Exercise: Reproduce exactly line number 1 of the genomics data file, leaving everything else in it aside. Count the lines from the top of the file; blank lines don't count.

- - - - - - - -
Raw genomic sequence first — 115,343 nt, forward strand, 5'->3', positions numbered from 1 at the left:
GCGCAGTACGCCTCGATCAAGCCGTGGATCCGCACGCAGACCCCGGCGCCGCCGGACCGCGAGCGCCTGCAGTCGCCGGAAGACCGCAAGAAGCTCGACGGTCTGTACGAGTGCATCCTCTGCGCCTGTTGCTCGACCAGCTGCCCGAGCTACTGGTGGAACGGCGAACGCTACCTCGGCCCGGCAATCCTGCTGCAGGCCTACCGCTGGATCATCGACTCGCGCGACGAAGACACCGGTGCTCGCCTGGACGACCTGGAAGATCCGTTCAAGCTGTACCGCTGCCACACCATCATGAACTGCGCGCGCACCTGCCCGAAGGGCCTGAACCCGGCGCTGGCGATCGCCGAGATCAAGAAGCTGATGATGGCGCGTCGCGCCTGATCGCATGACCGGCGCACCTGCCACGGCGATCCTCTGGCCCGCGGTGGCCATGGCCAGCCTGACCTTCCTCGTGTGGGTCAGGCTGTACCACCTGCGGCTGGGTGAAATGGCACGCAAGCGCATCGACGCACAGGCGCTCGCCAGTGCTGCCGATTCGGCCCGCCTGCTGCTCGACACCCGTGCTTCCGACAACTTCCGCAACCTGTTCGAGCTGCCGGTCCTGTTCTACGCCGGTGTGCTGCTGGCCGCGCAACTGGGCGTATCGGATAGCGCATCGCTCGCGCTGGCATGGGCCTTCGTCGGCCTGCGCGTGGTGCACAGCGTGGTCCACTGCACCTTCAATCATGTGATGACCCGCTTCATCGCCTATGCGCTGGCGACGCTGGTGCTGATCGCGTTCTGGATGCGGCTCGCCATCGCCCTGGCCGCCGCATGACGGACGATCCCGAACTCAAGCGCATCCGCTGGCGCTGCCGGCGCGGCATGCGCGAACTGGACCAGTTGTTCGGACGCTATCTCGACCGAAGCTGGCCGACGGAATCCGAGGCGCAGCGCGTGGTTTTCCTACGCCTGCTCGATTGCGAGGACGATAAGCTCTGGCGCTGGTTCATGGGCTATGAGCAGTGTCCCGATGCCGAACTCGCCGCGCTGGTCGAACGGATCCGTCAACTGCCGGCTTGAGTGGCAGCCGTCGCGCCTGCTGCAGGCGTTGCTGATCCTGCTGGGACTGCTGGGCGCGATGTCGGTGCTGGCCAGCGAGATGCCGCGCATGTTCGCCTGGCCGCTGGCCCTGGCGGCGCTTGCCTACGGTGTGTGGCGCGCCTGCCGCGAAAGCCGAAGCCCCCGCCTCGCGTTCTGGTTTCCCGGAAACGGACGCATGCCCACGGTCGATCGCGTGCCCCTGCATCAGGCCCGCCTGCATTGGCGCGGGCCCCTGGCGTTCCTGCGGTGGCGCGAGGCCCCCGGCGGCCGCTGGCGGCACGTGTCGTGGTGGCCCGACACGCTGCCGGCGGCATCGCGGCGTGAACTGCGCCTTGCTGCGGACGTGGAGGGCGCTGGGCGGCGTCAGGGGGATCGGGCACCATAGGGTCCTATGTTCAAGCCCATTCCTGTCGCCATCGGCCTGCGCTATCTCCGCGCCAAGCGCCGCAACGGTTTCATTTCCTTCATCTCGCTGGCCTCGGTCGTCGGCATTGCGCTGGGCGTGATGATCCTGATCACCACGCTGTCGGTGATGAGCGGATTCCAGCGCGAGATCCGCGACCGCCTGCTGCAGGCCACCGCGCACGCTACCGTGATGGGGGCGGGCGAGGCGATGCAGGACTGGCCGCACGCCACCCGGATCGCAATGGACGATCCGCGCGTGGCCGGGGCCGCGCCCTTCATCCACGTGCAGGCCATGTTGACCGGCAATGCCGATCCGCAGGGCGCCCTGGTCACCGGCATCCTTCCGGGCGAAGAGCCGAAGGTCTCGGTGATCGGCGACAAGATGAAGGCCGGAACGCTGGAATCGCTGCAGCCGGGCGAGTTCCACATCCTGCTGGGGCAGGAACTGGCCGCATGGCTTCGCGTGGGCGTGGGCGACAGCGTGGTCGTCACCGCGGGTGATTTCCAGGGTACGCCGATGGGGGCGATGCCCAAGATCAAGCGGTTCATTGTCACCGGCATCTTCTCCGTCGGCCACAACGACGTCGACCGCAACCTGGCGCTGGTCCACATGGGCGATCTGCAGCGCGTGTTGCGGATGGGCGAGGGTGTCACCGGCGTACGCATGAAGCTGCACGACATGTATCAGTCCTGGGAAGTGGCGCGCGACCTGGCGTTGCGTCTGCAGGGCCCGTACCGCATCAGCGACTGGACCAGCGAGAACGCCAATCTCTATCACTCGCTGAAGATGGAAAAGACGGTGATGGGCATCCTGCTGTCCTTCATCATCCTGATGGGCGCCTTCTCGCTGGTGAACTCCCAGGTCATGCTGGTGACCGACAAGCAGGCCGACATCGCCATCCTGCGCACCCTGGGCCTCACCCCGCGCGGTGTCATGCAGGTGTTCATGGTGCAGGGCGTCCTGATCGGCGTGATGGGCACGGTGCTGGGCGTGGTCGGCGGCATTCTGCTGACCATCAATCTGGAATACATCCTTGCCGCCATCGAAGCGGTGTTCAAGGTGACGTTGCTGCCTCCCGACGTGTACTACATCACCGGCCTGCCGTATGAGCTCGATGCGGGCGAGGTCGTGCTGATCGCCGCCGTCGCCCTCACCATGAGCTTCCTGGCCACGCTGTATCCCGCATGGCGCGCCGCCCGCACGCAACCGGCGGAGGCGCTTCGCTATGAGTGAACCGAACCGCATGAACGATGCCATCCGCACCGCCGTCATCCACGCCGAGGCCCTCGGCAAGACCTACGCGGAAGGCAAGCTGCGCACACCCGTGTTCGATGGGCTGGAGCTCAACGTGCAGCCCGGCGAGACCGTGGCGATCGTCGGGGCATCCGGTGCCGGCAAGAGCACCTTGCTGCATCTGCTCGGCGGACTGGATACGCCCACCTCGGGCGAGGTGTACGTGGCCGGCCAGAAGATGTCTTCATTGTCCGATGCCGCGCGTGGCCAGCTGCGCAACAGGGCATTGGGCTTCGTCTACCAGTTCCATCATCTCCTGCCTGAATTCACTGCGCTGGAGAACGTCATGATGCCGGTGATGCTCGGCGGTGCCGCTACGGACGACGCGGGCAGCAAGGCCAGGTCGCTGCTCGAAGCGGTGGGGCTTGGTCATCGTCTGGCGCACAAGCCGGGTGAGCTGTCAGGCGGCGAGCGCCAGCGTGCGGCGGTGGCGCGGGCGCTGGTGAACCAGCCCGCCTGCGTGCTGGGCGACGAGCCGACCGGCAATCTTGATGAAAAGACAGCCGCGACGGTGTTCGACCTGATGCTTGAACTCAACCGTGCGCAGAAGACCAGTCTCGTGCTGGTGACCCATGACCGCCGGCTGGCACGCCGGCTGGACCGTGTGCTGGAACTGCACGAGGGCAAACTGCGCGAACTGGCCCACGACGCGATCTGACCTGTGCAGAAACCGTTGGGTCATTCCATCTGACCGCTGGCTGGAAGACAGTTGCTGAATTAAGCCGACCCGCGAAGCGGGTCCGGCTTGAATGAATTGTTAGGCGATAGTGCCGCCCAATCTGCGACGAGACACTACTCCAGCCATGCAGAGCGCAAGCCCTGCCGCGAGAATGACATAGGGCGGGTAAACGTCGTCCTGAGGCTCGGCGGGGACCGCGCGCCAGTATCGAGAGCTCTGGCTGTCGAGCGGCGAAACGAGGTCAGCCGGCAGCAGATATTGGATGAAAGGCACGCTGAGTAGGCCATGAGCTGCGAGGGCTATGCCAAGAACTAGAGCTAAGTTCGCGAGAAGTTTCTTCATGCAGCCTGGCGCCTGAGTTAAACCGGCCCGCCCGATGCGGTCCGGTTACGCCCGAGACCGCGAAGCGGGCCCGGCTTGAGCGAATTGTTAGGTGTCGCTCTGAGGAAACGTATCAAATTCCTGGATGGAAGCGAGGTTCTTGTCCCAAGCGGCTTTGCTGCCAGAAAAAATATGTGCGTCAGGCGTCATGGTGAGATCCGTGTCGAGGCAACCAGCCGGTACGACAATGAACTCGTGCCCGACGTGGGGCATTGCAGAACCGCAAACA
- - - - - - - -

Raw genomic sequence first — 115,343 nt, forward strand, 5'->3', positions numbered from 1 at the left: